#20. How would Jesus the Nazarene answer this emotionally charged question? Would he go on to develop some kind of “sign” made up of different future events or happenings which would portend his Arrival or Parousia in what has been called the Second Coming? Would he, in affect, provide what many headings to these pages in Matthew chapter 24, Mark chapter 13, and Luke chapter 21 in numerous Bible versions call “Signs of Christ’s Coming” or “Sign of the Last Days”? Check your version and see what the headings say in these chapters.


#21. Many have been taught that Jesus gave some elaborate combination of events as a composite sign which would outstandingly mark some future generation just prior to his Coming and “the end of the world.” Now is a good time to read Matthew 24:4-22, Mark 13:5-20.159 Read these carefully and take your time.
159 Matthew 24 & Mark 13: These, along with Luke chapter 21, have been presented earlier in a compound paraphrase of all the related verses.

#22. Now, having read these verses, what is your basic understanding of Jesus’ answer? What is the first or initial warning to his disciples in Matthew 24:4 and Mark 13:5? Compare these with Luke 21:8, ‘Be alert so you do not err. For many will come claiming my authority, saying: “The appointed time has approached!” Do not follow them!’160 Is it fair to say the Nazarene’s first warning following their question is one of caution regarding false claims and predictions? Now, how could the Nazarene warn about such claims on the part of false prophets and pseudo-anointed, and, then, go on and actually give an answer by which one could say, “the time is at hand”?
160 APPOINTED TIME NEAR. Some translations render this: “The Time Is At Hand” (RSV, BY); “the time draweth near” (KJV); “the time has come” (TEV, LB); “the time is very near” (PME, NIV); “the time is near at hand” (JB); “the Day is upon us” (NEB) The Greek translated “appointed time” is kairos and is the same word used by the Nazarene at Ac 1:7.

#23. In these verses you have just read, to whom does Jesus seem to be speaking? Did you notice the many occurrences of the word “you”? In Greek this is plural, meaning those four disciples who have asked the question. Did you notice certain Jewish words like sanhedrin (Mark 13:9), synagogue (Luke 21:12), and sabbath? (Matthew 24:20) Isn’t the Nazarene clearly speaking to Jewish disciples in words which pertain to their world. Taken all together, does Jesus seem to caution his Jewish disciples about false messiahs (anointed ones) and false predictions? Does the Nazarene seem to warn them to be careful about local or world events which some might interpret erroneously and then start proclaiming, “The Time Is At Hand!”?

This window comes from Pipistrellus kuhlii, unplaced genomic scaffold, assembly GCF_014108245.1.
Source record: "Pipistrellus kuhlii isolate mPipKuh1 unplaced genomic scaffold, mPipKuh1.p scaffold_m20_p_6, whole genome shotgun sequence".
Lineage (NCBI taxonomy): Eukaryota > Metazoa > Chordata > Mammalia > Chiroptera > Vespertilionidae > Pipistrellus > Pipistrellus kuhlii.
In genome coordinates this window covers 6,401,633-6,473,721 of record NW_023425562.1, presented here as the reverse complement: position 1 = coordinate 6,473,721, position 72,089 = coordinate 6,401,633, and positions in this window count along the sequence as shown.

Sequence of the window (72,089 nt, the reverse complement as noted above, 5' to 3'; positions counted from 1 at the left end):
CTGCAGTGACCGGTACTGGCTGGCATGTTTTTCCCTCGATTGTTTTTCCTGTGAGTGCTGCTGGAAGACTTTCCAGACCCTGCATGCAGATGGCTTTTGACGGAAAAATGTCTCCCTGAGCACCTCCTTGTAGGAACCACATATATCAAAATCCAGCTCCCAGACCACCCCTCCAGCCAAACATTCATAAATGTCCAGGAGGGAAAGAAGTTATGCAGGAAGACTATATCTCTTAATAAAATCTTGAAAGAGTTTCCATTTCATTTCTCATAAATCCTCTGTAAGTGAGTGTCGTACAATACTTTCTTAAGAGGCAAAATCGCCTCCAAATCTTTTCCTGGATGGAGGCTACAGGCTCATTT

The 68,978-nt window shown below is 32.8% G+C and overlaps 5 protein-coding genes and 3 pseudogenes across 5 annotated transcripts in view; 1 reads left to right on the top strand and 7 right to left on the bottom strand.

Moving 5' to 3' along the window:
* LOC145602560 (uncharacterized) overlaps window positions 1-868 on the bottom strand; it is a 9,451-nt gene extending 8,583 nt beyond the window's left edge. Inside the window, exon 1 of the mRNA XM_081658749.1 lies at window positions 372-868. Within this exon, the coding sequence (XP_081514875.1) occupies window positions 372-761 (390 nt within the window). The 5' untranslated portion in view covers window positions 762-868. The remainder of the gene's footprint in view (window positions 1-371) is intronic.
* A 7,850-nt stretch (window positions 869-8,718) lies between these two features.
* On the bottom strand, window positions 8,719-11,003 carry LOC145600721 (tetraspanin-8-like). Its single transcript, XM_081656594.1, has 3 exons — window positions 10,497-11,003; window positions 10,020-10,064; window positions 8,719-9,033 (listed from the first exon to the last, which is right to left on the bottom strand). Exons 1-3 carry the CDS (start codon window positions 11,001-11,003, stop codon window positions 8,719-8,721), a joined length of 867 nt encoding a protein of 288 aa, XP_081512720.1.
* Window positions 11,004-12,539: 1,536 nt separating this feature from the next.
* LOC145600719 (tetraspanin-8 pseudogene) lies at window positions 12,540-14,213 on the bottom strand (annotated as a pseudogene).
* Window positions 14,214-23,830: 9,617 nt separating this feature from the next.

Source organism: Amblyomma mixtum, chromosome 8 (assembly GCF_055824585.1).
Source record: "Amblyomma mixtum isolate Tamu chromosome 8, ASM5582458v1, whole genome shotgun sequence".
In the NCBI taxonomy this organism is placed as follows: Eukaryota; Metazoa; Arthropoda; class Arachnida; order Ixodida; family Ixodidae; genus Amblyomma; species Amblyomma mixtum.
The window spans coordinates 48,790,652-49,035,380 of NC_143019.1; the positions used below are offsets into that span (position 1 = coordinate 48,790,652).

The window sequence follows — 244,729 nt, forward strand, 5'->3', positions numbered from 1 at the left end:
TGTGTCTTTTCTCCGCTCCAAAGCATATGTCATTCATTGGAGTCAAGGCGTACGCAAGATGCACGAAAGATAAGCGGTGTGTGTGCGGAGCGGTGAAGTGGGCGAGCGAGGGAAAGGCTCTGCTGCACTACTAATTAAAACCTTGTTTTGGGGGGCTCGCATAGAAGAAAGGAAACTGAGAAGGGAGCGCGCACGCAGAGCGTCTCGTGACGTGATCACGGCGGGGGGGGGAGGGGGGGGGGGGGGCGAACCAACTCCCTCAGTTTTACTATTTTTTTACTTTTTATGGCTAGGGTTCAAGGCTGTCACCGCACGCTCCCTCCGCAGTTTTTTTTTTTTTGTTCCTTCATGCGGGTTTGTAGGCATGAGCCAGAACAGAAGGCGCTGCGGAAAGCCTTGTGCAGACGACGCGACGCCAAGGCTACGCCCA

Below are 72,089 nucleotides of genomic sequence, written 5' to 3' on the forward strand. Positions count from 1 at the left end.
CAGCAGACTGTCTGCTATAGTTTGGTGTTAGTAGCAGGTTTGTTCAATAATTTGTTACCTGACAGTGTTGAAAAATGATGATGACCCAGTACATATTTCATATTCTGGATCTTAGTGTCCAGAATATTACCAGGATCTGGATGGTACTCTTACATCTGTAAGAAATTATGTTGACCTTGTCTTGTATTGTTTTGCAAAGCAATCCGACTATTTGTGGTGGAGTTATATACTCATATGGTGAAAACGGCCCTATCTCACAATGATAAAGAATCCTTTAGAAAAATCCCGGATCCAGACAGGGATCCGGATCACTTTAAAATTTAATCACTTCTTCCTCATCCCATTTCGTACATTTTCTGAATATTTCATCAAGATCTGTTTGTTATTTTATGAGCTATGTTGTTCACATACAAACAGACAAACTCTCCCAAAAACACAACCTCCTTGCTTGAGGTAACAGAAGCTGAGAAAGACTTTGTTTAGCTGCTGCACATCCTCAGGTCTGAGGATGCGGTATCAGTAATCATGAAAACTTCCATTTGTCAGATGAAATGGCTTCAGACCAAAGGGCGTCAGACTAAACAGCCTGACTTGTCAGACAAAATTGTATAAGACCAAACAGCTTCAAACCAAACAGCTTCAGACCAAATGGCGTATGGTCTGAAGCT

#24. If you are familiar with the Book of Acts you will remember much of what Jesus here predicted was historically recorded in that account of the Apostles’ life: persecutions, betrayal, false prophets, testimony before kings and courts, hatred, stumbling, lawlessness, and the international preaching of the Gospel. Is Jesus not foretelling what will happen to his disciples in the days before “the end” of Jerusalem and her Temple?


#25. Look as you may, did you find the words “last days” anywhere in Jesus’ answer? Is it somewhat misleading to put the words “last days” at the top of a page indicating a Bible topic and then not find this in the main text? If a teacher conditions or pre-programs the student’s mind to look for something in the Bible when it is not actually there, what do you think of that? For example, if you were asked to read those texts above in Matthew and Mark and look for those “signs” which foretell the “last days”, what might you be looking for? Signs and Last Days. No where in these particular verses are the words “last days.”

#26. Regarding this often used expression “last days” you could take a concordance, or better, a Greek lexicon, and find those places where this phrase occurs in the Christian Bible, the New Testament. In many Bible you will find this term “last days” in less than a half a dozen texts, and never by Jesus. A comparison of those texts normally using the words “last days” are: Acts 2:17; 2 Timothy 3:1; Hebrews 1:1; James 5:3; and, 2 Peter 3:3.

#27. If you read these five texts carefully you will note some are obviously dealing with the “last days” of what could be called the Jewish Temple Age. A couple verses are not specific, but a little reasoning can show the context would apply these to those lives of the readers living at that time, before the destruction of Jerusalem in the year 70 CE.

#28. For example, 2 Peter 3:3 reads: ‘For you know this first, that in the last days there will come ridiculers with their ridicule, proceeding according to their own desires.’ (NWT) This may seem obscure until you realize that Jude verse 18 actually quotes it and applies it to those contemporary times just before Jerusalem’s end. Note this: ‘As for you, beloved ones, call to mind the sayings that have been previously spoken by the apostles of our Lord Jesus Christ, how they used to say to you: "In the last time161 there will be ridiculers, proceeding according to their own desires for ungodly things."’ (Jude17,18 NWT)